Analysts in Russia, one of Syria’s staunchest allies, say that as rebels try to encircle Damascus and cut off escape routes through Hama Province to the coast, the mood in the palace is one of panic, evinced by erratic use of weapons: Scud missiles better used against an army than an insurgency, naval mines dropped from the air instead of laid at sea.

However, even if al-Assad wanted to flee, it is unclear if the top generals would let him out alive, since they believe that if they lay down arms they — and their disproportionately Alawite families — will die in vengeance killings, and need him to rally troops, Russian analysts say.

“If he can fly out of Damascus,” said Semyon Bagdasarov, a Middle East expert in Moscow — at this, he laughed — “there is also the understanding of responsibility before the people. A person who has betrayed several million of those closest to him.”

Many Syrians still share al-Assad’s belief that he is protecting the Syrian state, which helps explain how he has held on this long.

At a lavish lunch hosted by a Lebanese politician in Beirut in September, prominent Syrian backers of al-Assad — Alawites, Sunnis and Christians — spoke of the Syrian president, over copious glasses of Johnnie Walker scotch, as the bulwark of a multicultural, modern Syria.

However, one friend of al-Assad, stepping out of earshot of the others to speak frankly, said the president’s advisers are “hotheads” who tell him: “‘You are weak, you must be strong.’”

“They are advising him to strike more, with the planes, any way that you can think of. They speak of the rebels like dogs, terrorists, Islamists, Wahhabis,” the friend said, using a term for adherents to a puritanical form of Islam. “This is why he will keep going to the end.”

The friend added that even though al-Assad sometimes speaks of dialogue, he mainly wants to be a hero fending off a foreign attack.

“He is thinking of victory — only victory,” the friend added.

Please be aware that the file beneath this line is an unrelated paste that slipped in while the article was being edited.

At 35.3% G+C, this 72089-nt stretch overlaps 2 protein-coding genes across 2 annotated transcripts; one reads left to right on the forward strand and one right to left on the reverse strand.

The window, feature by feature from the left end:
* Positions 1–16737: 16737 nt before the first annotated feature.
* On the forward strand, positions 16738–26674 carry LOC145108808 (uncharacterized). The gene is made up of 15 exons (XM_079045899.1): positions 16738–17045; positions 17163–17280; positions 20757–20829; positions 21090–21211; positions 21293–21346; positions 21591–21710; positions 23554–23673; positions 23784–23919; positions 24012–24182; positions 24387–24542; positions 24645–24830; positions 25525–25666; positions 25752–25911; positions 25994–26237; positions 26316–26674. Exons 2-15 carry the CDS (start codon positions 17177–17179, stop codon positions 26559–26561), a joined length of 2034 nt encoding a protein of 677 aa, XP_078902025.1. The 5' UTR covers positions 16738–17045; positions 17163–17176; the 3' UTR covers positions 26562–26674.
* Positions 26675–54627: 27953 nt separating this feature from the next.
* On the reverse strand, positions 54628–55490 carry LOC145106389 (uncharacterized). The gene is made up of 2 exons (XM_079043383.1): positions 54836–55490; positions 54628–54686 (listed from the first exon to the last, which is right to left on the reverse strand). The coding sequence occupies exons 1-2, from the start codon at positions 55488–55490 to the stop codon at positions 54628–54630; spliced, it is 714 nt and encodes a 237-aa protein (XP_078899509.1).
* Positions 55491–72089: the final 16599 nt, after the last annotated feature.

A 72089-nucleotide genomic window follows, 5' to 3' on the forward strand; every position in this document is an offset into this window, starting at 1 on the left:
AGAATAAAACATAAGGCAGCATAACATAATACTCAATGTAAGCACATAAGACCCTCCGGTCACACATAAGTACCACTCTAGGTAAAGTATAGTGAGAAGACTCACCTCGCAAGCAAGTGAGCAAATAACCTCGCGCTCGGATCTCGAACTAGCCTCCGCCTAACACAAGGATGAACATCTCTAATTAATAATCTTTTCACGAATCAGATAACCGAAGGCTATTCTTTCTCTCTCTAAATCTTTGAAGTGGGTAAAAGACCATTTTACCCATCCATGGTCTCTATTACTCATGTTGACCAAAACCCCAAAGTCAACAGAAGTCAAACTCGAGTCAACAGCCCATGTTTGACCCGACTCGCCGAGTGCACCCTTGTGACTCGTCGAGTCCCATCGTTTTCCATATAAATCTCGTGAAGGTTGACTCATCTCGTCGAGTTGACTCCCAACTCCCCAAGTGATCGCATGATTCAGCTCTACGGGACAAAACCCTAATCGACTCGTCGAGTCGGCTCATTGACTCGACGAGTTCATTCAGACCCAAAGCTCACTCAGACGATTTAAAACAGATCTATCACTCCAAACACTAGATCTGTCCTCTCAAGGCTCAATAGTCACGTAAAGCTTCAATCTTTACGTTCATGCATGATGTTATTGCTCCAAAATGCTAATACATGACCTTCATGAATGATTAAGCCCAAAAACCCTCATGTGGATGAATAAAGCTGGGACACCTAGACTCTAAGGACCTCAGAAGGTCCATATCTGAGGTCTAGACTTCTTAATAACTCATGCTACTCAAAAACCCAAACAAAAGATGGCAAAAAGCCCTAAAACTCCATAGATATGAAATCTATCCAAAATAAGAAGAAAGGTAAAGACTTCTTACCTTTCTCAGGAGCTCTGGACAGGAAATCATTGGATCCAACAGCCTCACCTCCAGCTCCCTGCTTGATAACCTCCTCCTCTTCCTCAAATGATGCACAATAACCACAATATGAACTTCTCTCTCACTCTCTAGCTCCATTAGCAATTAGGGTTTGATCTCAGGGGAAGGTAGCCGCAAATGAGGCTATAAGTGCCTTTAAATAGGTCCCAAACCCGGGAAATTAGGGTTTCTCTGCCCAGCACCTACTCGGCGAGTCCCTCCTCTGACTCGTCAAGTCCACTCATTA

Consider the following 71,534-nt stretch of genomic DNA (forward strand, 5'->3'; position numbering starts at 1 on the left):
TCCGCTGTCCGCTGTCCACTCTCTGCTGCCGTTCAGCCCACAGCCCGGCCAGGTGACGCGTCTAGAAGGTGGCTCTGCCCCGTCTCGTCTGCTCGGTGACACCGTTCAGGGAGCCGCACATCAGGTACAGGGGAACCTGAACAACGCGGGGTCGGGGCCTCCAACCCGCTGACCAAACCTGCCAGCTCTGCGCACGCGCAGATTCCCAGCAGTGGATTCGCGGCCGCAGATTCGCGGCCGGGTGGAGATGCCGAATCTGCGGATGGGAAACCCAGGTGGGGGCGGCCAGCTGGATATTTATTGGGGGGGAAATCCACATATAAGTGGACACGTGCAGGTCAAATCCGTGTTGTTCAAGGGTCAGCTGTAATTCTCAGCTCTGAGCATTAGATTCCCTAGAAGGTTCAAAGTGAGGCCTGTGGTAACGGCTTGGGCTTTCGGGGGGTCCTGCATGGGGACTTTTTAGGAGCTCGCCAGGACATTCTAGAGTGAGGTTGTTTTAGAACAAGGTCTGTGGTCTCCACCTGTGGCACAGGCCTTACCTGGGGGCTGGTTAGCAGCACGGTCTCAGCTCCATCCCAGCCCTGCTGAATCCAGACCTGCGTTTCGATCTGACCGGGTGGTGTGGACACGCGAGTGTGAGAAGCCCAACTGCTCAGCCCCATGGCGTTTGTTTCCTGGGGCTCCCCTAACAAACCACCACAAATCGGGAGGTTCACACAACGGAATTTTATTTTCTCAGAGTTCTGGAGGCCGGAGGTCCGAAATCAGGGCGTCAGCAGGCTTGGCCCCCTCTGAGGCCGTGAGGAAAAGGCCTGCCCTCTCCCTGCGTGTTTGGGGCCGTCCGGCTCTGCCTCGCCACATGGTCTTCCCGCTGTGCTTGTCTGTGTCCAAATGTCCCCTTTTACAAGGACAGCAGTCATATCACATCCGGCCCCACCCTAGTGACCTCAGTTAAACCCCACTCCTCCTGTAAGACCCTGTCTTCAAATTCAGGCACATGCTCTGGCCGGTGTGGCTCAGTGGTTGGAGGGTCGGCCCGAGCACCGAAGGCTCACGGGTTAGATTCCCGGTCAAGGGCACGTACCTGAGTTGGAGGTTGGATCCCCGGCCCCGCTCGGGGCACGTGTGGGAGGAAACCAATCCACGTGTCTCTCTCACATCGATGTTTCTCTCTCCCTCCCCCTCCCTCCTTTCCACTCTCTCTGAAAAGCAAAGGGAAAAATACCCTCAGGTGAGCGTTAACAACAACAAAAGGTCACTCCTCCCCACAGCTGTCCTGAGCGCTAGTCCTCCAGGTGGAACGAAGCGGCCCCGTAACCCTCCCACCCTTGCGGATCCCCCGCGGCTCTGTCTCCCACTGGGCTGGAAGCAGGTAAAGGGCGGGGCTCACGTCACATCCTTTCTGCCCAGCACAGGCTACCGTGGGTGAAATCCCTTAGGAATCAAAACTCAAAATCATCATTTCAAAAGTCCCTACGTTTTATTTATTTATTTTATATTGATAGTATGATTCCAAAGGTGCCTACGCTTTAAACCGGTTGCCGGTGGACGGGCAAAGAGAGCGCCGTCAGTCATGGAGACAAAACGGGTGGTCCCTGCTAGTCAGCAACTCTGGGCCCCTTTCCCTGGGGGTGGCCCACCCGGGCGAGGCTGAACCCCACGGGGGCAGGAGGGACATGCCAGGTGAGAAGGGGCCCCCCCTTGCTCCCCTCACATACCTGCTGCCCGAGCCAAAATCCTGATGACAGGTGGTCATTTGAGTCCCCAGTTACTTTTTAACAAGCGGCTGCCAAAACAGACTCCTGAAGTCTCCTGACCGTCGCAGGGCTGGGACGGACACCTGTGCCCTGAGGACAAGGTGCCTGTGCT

Such a crisis is the last thing that was expected for the young Bashar al-Assad. He was the stalky, shy second brother with the receding chin, dragged from a quiet life as a London ophthalmologist after the death in 1994 of his swaggering older brother, Basil al-Assad, who crashed his sports car while speeding toward the airport — along the very road that is now engulfed in fighting.


Bashar al-Assad’s father, former Syrian president Hafez al-Assad, held power from 1970 to 2000, raising a second-tier clan from the oppressed Alawite minority to power and wealth. However, critics say the al-Assads used four decades in power not to promote meaningful ethnic and religious integration, but to cement Alawite rule with a secular face.

After the uprising began as a peaceful protest movement in March last year, Bashar al-Assad rejected calls for deep reform — from his people, from Turkish officials who spent years cultivating him, even from militant groups he had long sponsored, Hamas and Hezbollah, which, according to Hamas, offered to arrange talks with the rebels.

Instead, Bashar al-Assad took his father’s path. To put down an Islamist revolt in the 1980s, Hafez al-Assad bulldozed entire neighborhoods and killed at least 10,000 people. His son now presides over a crackdown-turned-civil war that has killed four times that many, and counting.